‘From gutterness to utterness’: Weightlifter spreads the word of God

“All I am is a voice, here to tell you, you have a choice.”
That’s the message weightlifter Dave Damiano told a dozen or so people on hand Monday morning at the Memorial Sports Centre here to see him squat 545 pounds to beat the unofficial world record.
And it’s a message the 54-year-old Wyoming man repeated numerous times after making several appearances in Fort Frances and International Falls last Friday through Monday, including when he broke the world deadlift record by lifting 620 pounds at the Northsite Health and Racquet Club across the river Monday evening.
Competing in the Masters division and weighing in at around 218 pounds, Damiano holds numerous world records in his age and weight class as a power lifter.
At the 2000 World Games in Las Vegas, for instance, he benched-pressed 391 pounds, squatted 540, and dead-lifted 611 for a combined record of 1,542 pounds.
But Damiano stressed his life has been a long, hard road—and that he couldn’t have travelled to where his is today without the power of Jesus Christ.
Twenty-five years ago, he was a facing life sentence in New Jersey’s Trenton State maximum security prison.
“I started lifting weights in prison. There was nothing else to do,” he remarked.
But his weightlifting career wouldn’t start until after he found the Lord, and found himself out on parole after he had decided to stop doing drugs, drinking, and “clean up his act.”
“If I didn’t, I’d be dead,” he said.
He went on to bodybuilding and competed in many competitions, before finally deciding six years ago to switch to powerlifting. “Any doors that God opens, I’ll go there,” said Damiano.
“Everything I am today is because of Christ,” he added.
Damiano noted he’s not the only Christian weightlifter with a message, noting there’s even a team—“The Power Team”—that tours the U.S. preaching the word while pumping iron.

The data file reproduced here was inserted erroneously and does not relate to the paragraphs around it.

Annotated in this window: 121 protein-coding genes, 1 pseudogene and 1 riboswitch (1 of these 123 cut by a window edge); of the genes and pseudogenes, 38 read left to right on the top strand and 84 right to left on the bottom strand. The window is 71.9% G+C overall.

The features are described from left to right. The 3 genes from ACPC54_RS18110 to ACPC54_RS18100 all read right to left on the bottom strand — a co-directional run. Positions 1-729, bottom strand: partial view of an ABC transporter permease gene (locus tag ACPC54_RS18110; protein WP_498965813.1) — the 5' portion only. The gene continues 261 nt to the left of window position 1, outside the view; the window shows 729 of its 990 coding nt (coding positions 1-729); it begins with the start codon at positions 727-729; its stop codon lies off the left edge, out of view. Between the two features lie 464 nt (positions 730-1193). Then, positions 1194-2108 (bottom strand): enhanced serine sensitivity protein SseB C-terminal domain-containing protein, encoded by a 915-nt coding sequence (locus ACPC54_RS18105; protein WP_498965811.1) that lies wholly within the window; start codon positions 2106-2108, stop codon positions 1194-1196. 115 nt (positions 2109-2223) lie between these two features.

When not powerlifting, Damiano works at the Wyoming Boys’ School, a state-run correctional facility where he is responsible for 10-15 youth in his unit. These include drug dealers, sex offenders, and even those convicted of murder.
As part of his role at the facility, he teaches life skills and works hard to instill the morals and values he once shunned. While some of his young charges would try the most seasoned professionals, Damiano exhibits love and compassion when dealing with them.
“I’ve got a heart for the lost,” he reasoned.
And Damiano stressed his faith also sees him travelling all over the U.S. to speak to anyone who will listen, especially youth. “If there’s anything I would want to say to everyone is He’ll save anyone that comes to him.
“He loves the human race.”
Damiano was brought here by the First Assembly of God Church in International Falls, and member Cathie Sinninghe called his visit “absolutely phenomenal.”
“You get people who say to kids don’t drink, don’t smoke pot. But here’s a guy who shows you where doing that can take you. He was ready to kill himself,” she remarked.
“His is a message of hope. People say there is no hope. But he shows with God, you can become a blank slate and leave whatever you’ve done wrong in your past behind,” added Sinninghe.
She noted Damiano, who will be coming back here next year, also got to be reunited with longtime friend Pastor John Viscoti of the First Assembly of God Church, whom he met back when he was in New Jersey.
Damiano’s first stop was at a youth rally at the Ukrainian Hall here Friday evening. On Saturday, he stopped by The In Place (Youth Centre) in International Falls.
On Sunday, he shared his message at the First Assembly of God Church during the morning service and then returned to The In Place for a street party.
Damiano wrapped up his time in the area Monday morning at the Sportsplex and then over at the Northsite Health and Racquet Club in the Falls that evening.

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